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Messages - hoser

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61
Going Pro / Re: First Pro Competition
« on: June 18, 2013, 08:49:12 AM »
It is possible to get secondary onset diacetyl from late onset oxygenation, i.e. bottling.  So it is possible it has nothing to do with yeast or fermentation.

Also, I have noticed a larger percentage of specialy grains can create the perception of diacetyl.

I have never had diacetyl from chico, but anything is possible.  I tend to ferment that strain 64F and below.

My assumption is it is late-diacetyl is it takes good and clean out of the keg.

Some people are more sensitive to diacetyl than others.  I am very sensitive to it.

62
Ingredients / Re: Juniper Berries
« on: June 17, 2013, 10:09:36 AM »
Sahti?

63
All Grain Brewing / Re: Best wood type for smoking grain?
« on: June 15, 2013, 08:59:33 PM »
You can blend wood like you do grains.  I like a blend of apple and cherry for my home wood smoked malts.  I imagine there are countless other combinations.

64
Beer Recipes / Re: Galaxy and Cascade APA
« on: June 15, 2013, 10:53:48 AM »
If you really want to know what Galaxy contributes to a beer, why use Cascade at all?  Just sayin' ;)

65
All Grain Brewing / Re: Soapy Flavor in New Zealand Hopped IPA
« on: June 13, 2013, 08:37:21 PM »
Water? Salt additions?

66
Beer Recipes / Re: Re: Imperial (Mexican) Stout Recipe Critique
« on: June 12, 2013, 01:02:01 PM »
A couple of things:

Flaked oats can just be added to the mash with everything else.

I agree with Denny on using 1 whole vanilla bean, especially with that much going on in the beer and the other ingredients. It will round out the roastiness of the other ingredients.

Coffee per Kyle's suggestion would be a good idea. Dry bean or toddy to the keg.

Not sure why you need that many hops for a 60 minute addition.  Just choose 1 clean high AA% hop to get your desired bitterness. +/1 a 20-30 minute addition.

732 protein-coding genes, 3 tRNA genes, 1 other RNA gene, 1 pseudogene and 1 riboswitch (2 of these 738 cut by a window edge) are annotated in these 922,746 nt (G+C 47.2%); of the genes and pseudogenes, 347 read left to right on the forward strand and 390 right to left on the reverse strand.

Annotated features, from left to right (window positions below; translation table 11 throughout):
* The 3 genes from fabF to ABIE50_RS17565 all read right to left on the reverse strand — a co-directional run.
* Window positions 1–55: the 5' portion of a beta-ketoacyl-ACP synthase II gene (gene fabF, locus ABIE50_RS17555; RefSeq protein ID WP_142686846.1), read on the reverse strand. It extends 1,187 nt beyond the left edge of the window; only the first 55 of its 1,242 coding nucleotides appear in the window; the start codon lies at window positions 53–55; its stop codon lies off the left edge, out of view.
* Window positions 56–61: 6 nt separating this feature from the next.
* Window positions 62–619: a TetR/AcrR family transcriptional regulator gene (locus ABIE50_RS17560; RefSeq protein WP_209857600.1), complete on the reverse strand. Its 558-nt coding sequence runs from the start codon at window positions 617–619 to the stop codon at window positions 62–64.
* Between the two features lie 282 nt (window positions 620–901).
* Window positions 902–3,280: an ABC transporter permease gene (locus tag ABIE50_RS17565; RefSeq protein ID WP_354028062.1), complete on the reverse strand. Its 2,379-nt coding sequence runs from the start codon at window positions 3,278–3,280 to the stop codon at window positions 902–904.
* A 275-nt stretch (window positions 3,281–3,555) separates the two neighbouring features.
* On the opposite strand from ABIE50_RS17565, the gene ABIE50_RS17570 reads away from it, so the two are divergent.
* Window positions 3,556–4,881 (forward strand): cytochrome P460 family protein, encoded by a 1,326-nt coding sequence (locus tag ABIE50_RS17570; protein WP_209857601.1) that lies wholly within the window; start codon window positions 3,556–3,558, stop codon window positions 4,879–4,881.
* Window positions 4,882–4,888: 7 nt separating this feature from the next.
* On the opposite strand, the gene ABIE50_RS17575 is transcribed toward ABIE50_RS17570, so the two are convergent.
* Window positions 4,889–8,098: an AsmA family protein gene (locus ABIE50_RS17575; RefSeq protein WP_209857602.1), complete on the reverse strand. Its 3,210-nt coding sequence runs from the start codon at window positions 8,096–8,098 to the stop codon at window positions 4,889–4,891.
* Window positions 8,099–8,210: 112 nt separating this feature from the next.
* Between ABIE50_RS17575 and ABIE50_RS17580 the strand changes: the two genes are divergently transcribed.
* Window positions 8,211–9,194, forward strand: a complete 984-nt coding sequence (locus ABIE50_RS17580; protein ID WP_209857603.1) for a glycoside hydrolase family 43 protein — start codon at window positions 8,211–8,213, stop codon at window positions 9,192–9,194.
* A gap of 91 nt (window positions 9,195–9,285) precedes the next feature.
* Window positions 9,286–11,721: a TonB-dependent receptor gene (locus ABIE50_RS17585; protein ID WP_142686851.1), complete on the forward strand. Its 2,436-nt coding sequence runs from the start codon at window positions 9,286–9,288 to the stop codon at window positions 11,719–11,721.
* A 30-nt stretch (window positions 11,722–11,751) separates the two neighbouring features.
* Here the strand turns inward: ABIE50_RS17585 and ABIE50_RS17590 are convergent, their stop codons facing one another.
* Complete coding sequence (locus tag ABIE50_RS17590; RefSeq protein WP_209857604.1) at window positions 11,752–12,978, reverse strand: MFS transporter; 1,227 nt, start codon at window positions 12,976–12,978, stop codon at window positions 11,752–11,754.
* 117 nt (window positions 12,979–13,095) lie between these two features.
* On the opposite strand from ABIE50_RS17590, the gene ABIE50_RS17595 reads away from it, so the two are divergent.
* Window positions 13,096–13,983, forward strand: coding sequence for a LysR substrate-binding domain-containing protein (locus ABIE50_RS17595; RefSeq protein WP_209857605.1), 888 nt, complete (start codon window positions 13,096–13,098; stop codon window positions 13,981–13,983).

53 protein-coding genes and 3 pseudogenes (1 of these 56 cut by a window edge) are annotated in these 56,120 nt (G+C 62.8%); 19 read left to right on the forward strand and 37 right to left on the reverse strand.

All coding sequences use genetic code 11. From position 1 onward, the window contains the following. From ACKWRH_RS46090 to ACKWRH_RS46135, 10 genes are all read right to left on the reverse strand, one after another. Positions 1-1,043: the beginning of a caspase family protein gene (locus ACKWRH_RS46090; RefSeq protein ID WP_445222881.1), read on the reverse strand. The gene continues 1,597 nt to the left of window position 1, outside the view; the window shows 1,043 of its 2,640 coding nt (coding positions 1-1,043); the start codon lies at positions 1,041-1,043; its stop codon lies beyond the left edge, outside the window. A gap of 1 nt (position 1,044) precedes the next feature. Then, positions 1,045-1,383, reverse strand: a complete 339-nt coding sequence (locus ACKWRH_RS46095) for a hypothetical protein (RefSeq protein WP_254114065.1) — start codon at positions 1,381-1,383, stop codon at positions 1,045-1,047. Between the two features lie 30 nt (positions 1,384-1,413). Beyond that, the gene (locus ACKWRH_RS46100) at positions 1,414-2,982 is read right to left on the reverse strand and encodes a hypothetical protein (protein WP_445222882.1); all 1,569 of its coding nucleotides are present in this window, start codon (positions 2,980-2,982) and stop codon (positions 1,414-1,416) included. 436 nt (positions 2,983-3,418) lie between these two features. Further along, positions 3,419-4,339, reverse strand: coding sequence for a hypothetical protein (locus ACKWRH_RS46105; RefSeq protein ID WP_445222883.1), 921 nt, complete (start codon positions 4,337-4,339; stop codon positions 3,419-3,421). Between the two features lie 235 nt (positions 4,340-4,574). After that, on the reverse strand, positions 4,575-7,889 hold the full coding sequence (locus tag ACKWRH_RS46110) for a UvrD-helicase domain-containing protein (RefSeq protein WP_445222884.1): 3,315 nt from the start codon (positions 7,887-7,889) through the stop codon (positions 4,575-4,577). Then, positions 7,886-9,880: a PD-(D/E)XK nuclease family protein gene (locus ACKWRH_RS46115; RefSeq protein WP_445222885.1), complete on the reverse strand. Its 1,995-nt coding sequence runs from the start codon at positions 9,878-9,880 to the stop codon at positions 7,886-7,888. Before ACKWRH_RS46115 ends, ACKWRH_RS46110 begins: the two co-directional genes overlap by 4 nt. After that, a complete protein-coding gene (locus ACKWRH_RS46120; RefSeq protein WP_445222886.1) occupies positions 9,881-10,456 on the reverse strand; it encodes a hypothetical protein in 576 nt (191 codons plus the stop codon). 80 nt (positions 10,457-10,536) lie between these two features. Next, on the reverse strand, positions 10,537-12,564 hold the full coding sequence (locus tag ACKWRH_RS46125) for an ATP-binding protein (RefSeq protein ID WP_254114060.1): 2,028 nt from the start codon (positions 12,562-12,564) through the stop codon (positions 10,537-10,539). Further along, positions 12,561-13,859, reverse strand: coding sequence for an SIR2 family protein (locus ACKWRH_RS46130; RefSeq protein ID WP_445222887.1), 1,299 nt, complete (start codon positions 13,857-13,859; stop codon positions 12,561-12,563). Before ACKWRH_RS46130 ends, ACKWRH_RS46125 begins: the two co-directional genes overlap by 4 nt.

1lb of cacao nibs!!! That is a lot, especially for 2 weeks!  4oz. should be plenty.  I wouldn't go over 8oz.

Also, maybe a blend of dried peppers for a more complex flavor profile, i.e. ancho, guarijillo, chipotle, etc?

Also, I would make the keg your secondary.  Sample when you get the desired profile flavor of each ingredient and then pull it when your satisfied at the flavor level.  Just putting an arbitrary number on the duration of each ingredient leaves too much to chance and dumb luck.  Or, as others have suggested make a tincture of the ingredients and add to flavoring in the bottling bucket or keg.

Nice! Thanks for the info! I based the 2 weeks on the same Imperial stout I mentioned above where we used a half pound and didn't get enough of the flavor we were looking for. I'm looking for big bold flavors because I'd like to age or it for a year after bottling before cracking into it to let the flavors blend and mellow together

I am all for bold flavors.  Just remember it needs to taste like beer first.  Then flesh out your other flavors from there.  Choose the most dominant flavor and then blend the supportive flavors for a combo that works in conjunction with the beer.  You also should be able to discern all of the flavors when you take a drink of that beer.  Prime example are Smoked bacon maple beers.  Generally all I ever taste is smoke when given a sample.  Yes, bacon has a similar flavor.  But, there should be some perception of bacon.  Generally, the maple flavor ferments out.  Just a rant for point of reference. :P

67
Beer Recipes / Re: Imperial (Mexican) Stout Recipe Critique
« on: June 12, 2013, 12:10:21 PM »
A couple of things: